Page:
One of the best-known routes through the Wicklow Mountains is the Military Road, originally built in the early 1800s for war-like purposes, but today serving as a wonderfully scenic, high moorland road from Dublin to Glendalough. It began to become popular as a tourist amenity towards the end of the nineteenth century when a general rise in spending power together with the growth of free time encouraged city dwellers to explore the mountains. Cycle tours became popular in the 1880s: the bicycle, although still affordable only to the better-off, had become manageable and versatile, and perhaps more importantly, became an acceptable and loved mode of independent transport for women. The charabanc, at first horse-drawn, but by the early days of the twentieth century motorised, could take picnic groups of twenty to thirty city people to enjoy scenic places such as Glendalough and Lough Bray. Soon, the motor car joined the charabancs and bicycles on tour, and on and off road, hill-walking was becoming popular among the professional classes.
Tea rooms began to spring up along popular routes outside cities to service these tourists, providing tea and fresh country fare such as soda bread, eggs, and home-made jam. While researching an anthology of the walking literature of Ireland [A Walk in Ireland, Atrium Press, 2001], I came across a large number of references to one such tea room which the McGuirk family ran in their tiny mountain cottage close to Lough Bray in Glencree, from the 1880s until the 1960s. All of the mentions referred to Mrs McGuirk insisting that visitors would sign her visitors’ book. I thought such a book would be an interesting find, and, not really expecting it to have survived, I made enquiries about it in Glencree. Imagine my surprise when eight volumes of such books, dating from 1898 to 1960, turned up, carefully preserved in an attic in a house in the valley.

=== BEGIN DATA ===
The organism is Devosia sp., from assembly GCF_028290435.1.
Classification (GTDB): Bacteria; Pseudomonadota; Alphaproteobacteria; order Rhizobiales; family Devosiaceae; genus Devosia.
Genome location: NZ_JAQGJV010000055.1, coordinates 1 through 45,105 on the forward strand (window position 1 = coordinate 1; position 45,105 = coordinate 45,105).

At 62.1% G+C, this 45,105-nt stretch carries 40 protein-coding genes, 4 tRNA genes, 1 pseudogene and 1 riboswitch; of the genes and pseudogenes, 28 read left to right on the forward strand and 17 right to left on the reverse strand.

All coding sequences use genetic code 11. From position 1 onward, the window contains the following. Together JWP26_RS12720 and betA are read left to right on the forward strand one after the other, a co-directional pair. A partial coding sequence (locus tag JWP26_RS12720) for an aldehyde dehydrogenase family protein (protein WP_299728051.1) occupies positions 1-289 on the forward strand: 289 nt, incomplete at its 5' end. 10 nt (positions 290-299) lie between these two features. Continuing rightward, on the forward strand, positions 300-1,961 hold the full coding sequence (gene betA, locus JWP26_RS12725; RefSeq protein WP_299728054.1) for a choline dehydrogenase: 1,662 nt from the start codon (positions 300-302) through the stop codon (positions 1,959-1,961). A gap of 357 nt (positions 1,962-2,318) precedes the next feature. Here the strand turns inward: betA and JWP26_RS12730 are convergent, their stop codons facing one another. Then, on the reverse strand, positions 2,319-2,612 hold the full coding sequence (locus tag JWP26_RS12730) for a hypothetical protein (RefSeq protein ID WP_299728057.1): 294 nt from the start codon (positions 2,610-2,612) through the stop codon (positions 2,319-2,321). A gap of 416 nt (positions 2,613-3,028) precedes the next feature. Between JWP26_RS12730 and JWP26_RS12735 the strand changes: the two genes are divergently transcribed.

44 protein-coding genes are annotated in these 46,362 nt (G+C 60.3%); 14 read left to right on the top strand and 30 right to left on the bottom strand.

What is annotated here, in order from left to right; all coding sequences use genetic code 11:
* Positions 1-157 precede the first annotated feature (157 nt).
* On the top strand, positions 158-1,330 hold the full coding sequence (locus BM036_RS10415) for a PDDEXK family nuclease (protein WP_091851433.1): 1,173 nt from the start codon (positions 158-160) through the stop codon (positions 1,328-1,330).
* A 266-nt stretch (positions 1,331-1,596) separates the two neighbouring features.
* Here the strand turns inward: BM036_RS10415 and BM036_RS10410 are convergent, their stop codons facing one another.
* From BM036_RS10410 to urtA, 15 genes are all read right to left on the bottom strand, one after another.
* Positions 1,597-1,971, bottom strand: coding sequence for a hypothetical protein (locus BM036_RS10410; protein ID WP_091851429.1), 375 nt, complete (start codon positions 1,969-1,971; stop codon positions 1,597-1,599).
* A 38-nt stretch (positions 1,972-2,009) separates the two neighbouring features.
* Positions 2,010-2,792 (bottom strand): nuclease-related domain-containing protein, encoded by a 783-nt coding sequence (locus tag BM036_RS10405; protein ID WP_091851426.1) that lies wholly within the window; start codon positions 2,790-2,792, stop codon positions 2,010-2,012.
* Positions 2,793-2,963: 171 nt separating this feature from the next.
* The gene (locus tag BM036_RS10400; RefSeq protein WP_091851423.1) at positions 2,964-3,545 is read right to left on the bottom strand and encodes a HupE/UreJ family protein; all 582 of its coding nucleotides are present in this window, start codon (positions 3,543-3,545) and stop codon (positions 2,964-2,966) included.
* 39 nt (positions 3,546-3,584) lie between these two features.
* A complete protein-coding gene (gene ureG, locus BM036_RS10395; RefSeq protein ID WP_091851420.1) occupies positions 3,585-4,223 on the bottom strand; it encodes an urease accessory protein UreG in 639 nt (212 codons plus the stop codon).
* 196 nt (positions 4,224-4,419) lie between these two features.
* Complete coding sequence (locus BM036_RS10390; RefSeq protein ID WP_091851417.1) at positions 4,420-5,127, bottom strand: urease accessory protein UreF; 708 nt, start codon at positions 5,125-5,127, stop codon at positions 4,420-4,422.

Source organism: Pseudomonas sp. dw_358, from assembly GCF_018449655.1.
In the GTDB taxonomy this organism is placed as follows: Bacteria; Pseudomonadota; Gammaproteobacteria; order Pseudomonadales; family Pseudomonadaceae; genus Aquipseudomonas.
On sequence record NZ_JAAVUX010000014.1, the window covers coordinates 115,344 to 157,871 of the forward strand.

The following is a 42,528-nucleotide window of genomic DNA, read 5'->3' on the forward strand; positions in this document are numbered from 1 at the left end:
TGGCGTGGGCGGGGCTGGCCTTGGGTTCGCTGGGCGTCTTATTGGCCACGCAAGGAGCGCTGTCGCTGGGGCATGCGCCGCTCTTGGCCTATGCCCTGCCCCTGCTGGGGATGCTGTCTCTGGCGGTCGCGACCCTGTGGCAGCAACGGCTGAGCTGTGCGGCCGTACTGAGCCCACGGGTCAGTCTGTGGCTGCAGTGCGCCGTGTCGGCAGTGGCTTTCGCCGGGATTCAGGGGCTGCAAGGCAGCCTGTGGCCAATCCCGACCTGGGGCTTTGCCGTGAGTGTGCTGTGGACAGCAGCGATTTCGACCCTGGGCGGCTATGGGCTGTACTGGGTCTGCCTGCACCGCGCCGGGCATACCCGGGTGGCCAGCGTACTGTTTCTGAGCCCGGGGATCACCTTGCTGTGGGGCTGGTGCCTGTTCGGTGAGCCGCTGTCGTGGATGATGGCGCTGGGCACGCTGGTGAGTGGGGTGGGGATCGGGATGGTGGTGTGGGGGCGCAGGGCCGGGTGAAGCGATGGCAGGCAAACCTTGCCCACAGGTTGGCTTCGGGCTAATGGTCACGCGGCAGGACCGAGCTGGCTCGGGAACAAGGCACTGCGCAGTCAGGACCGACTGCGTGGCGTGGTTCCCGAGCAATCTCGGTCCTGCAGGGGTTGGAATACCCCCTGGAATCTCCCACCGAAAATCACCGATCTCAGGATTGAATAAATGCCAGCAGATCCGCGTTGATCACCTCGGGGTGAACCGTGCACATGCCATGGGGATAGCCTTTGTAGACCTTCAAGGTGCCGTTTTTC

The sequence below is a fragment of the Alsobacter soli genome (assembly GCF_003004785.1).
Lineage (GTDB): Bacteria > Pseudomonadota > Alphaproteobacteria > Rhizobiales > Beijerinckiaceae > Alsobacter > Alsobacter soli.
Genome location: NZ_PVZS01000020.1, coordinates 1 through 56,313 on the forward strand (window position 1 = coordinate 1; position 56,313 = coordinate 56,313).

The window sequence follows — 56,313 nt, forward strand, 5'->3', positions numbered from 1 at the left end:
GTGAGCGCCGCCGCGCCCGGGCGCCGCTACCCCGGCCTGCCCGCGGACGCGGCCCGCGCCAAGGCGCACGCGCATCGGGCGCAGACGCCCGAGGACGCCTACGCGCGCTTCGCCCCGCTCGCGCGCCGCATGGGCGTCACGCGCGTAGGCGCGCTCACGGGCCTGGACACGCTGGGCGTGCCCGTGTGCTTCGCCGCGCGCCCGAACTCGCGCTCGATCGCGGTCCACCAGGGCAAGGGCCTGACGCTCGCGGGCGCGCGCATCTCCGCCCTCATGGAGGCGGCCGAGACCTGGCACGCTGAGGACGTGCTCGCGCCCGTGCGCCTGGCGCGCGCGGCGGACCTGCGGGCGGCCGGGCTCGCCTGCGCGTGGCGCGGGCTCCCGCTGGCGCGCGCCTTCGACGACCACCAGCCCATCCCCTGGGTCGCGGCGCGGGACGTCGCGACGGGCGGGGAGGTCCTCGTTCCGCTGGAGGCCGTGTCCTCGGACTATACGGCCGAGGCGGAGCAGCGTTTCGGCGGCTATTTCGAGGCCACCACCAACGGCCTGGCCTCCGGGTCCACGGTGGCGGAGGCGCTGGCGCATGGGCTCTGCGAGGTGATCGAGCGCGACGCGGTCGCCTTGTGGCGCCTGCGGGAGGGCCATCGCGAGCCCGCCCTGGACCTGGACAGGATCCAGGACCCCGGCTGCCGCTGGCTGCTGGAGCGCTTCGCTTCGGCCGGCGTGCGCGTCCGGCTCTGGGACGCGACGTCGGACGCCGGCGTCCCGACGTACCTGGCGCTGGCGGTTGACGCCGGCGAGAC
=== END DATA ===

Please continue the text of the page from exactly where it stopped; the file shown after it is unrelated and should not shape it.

I was able to borrow this treasure for a while, and found the books made fascinating reading. Apart from the long list of notable characters to be found in them, the books presented a unique and often quirky insight into social, political and cultural aspects of a most formative period in Irish history. After writing a magazine article about my find, with the permission of Tom McGuirk, I had the books placed in the National Archives.
During the Covid period, with the approval and assistance of Tom McGuirk, the last surviving member of the family, who lives in Canada, I set to producing a book about the tea room, the McGuirks and their visitors. Over 900 pages had survived, holding over 13,000 signatures, but what made the books particularly interesting was, not only did visitors sign their names, but they often wrote comments about their tour, or their companions, or major events of news. The tiny cottage became a relaxed meeting place for poets, artists, writers, scientists, politicians, lawyers and indeed, representatives of every aspect of Irish society, including some of early twentieth century Ireland’s most influential people. Apart from praise for the food and refreshments enjoyed, there were also verses of poetry, some by well-known poets, and exquisite artwork, some by well-known artists.